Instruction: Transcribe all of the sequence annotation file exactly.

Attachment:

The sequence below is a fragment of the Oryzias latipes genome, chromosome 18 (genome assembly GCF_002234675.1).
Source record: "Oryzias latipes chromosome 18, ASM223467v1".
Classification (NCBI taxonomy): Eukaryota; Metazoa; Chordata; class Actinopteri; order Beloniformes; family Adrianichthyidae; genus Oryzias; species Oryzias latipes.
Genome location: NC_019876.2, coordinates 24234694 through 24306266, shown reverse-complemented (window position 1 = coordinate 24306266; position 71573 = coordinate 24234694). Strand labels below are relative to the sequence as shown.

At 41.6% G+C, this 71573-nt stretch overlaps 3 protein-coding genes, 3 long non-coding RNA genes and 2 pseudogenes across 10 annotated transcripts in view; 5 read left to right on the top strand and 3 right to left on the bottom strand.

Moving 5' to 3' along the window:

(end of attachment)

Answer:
The sequence below is a fragment of the Oryzias latipes genome, chromosome 18 (genome assembly GCF_002234675.1).
Source record: "Oryzias latipes chromosome 18, ASM223467v1".
Classification (NCBI taxonomy): Eukaryota; Metazoa; Chordata; class Actinopteri; order Beloniformes; family Adrianichthyidae; genus Oryzias; species Oryzias latipes.
Genome location: NC_019876.2, coordinates 24234694 through 24306266, shown reverse-complemented (window position 1 = coordinate 24306266; position 71573 = coordinate 24234694). Strand labels below are relative to the sequence as shown.

At 41.6% G+C, this 71573-nt stretch overlaps 3 protein-coding genes, 3 long non-coding RNA genes and 2 pseudogenes across 10 annotated transcripts in view; 5 read left to right on the top strand and 3 right to left on the bottom strand.

Moving 5' to 3' along the window: